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Fund has provided UK producers with more than £100m in 18 months

The fund was launched in March last year to help UK producers get shows into production, as the likes of Netflix and Amazon pushed up demand for high-end original TV.

SVoD services tend to pay producers over far longer terms than conventional TV commissions, in which the broadcaster typically repays production loans to the producer and funders on delivery.

The Barclays SVoD Financing Fund allows the producers more time to borrow, to help them and their commissioners manage their workflows.

The move to double the pot ahead of schedule is the result of “exceptional demand”, according to Barclays, which has already provided more than £100m to producers in 18 months.

“We’re seeing more and more SVOD activity and an increasing need for tailored financing that meets the specific needs of both the production company and the subscription service,” said Lorraine Ruckstuhl, head of media at Barclays Corporate Banking.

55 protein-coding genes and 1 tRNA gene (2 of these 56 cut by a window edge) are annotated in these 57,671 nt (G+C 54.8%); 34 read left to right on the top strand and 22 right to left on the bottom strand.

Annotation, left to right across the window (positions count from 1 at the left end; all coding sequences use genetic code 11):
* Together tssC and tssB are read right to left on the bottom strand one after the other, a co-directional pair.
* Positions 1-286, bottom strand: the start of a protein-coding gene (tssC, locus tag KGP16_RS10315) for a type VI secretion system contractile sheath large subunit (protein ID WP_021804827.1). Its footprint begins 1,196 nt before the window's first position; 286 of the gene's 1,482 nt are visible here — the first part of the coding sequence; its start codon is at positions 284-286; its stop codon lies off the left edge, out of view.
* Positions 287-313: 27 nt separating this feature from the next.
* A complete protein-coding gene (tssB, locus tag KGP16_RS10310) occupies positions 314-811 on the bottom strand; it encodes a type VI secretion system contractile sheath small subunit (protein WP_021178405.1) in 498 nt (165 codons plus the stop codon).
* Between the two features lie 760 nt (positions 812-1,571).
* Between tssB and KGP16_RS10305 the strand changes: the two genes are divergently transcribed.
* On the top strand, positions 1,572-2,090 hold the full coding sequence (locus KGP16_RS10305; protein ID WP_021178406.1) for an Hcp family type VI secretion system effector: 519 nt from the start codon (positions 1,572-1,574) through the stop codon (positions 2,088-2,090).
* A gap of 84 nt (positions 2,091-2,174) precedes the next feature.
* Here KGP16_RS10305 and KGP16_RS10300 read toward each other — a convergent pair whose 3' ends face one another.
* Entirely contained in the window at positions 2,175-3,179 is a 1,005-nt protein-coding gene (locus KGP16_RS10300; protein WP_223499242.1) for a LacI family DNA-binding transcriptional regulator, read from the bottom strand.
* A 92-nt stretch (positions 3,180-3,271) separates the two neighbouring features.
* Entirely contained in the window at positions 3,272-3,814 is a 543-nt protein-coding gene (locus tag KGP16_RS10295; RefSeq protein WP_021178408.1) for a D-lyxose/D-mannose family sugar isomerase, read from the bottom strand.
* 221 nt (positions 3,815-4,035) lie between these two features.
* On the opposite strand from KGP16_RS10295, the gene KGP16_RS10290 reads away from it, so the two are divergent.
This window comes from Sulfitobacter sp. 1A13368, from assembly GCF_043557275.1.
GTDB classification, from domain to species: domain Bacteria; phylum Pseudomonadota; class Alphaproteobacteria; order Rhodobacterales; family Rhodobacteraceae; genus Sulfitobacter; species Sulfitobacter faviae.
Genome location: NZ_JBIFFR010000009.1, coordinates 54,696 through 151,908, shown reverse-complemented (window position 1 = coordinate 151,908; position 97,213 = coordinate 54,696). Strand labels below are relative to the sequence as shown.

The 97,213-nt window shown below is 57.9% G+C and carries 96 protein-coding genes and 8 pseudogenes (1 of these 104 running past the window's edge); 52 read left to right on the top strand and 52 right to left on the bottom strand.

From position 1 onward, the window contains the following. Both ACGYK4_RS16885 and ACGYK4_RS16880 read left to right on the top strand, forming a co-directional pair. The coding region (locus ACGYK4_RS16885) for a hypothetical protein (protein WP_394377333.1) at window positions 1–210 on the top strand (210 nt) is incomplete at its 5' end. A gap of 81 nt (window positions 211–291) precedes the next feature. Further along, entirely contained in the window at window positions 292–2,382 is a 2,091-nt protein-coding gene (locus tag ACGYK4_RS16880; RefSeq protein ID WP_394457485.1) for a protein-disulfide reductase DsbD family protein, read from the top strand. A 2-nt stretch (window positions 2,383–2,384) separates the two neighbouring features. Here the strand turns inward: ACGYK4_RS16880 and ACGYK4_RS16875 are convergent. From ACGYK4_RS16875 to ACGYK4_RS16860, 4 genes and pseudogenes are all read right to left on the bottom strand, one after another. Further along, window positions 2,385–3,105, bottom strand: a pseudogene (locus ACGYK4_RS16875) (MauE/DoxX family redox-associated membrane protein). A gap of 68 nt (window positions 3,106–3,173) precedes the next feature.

“With more SVOD platforms on the way and a growing focus on original content, demand is set to increase further, and finance providers will have to keep innovating to meet changing funding requirements.”

Ruckstuhl added that Barclays would “develop new financing options for the sector as the industry continues to evolve”.


Octonauts: CBeebies show benefited from the fund

Series to have used the fund include Drama Republic’s BBC/Netflix drama co-pro Black Earth Rising, Lime Pictures’ Netflix series Free Rein and Silvergate Media’s Octonauts preschool specials.

“Barclays understands the financial challenges associated with high-end drama production financed in large part by an SVOD licence,” said Drama Republic financial controller Denis Wray.

“For Black Earth Rising, the borrowing profile was steep and the repayment tail was longer than the UK industry was used to. Barclays is supportive of their producers, aware of the risks and challenges that we navigate on a daily basis, knowledgeable, ready to listen and available to help when required.”

Roughcut TV was the first company to take advantage of the fund back in March 2017, after Netflix picked up its BBC3 comedy Cuckoo in a multi-year agreement.